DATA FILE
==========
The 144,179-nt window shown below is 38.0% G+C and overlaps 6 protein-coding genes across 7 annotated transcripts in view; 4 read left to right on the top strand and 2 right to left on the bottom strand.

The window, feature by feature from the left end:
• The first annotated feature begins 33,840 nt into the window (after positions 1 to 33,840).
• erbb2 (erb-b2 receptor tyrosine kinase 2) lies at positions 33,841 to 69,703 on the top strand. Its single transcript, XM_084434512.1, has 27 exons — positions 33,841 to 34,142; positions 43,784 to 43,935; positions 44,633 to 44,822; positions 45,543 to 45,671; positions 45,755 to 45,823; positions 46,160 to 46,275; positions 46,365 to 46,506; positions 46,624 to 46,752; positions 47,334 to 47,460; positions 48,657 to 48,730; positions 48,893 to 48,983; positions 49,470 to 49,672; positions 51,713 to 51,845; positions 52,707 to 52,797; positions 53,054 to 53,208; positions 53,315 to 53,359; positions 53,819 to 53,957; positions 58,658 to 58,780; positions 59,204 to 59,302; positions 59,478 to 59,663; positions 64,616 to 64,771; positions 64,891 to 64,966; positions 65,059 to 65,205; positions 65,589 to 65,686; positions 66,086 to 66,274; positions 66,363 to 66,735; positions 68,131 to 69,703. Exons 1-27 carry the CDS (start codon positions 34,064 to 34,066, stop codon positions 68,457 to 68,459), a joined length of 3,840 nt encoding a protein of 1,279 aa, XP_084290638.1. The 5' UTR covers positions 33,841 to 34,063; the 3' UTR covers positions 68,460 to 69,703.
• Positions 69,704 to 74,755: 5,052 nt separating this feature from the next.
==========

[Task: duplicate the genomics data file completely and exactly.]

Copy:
The 144,179-nt window shown below is 38.0% G+C and overlaps 6 protein-coding genes across 7 annotated transcripts in view; 4 read left to right on the top strand and 2 right to left on the bottom strand.

The window, feature by feature from the left end:
• The first annotated feature begins 33,840 nt into the window (after positions 1 to 33,840).
• erbb2 (erb-b2 receptor tyrosine kinase 2) lies at positions 33,841 to 69,703 on the top strand. Its single transcript, XM_084434512.1, has 27 exons — positions 33,841 to 34,142; positions 43,784 to 43,935; positions 44,633 to 44,822; positions 45,543 to 45,671; positions 45,755 to 45,823; positions 46,160 to 46,275; positions 46,365 to 46,506; positions 46,624 to 46,752; positions 47,334 to 47,460; positions 48,657 to 48,730; positions 48,893 to 48,983; positions 49,470 to 49,672; positions 51,713 to 51,845; positions 52,707 to 52,797; positions 53,054 to 53,208; positions 53,315 to 53,359; positions 53,819 to 53,957; positions 58,658 to 58,780; positions 59,204 to 59,302; positions 59,478 to 59,663; positions 64,616 to 64,771; positions 64,891 to 64,966; positions 65,059 to 65,205; positions 65,589 to 65,686; positions 66,086 to 66,274; positions 66,363 to 66,735; positions 68,131 to 69,703. Exons 1-27 carry the CDS (start codon positions 34,064 to 34,066, stop codon positions 68,457 to 68,459), a joined length of 3,840 nt encoding a protein of 1,279 aa, XP_084290638.1. The 5' UTR covers positions 33,841 to 34,063; the 3' UTR covers positions 68,460 to 69,703.
• Positions 69,704 to 74,755: 5,052 nt separating this feature from the next.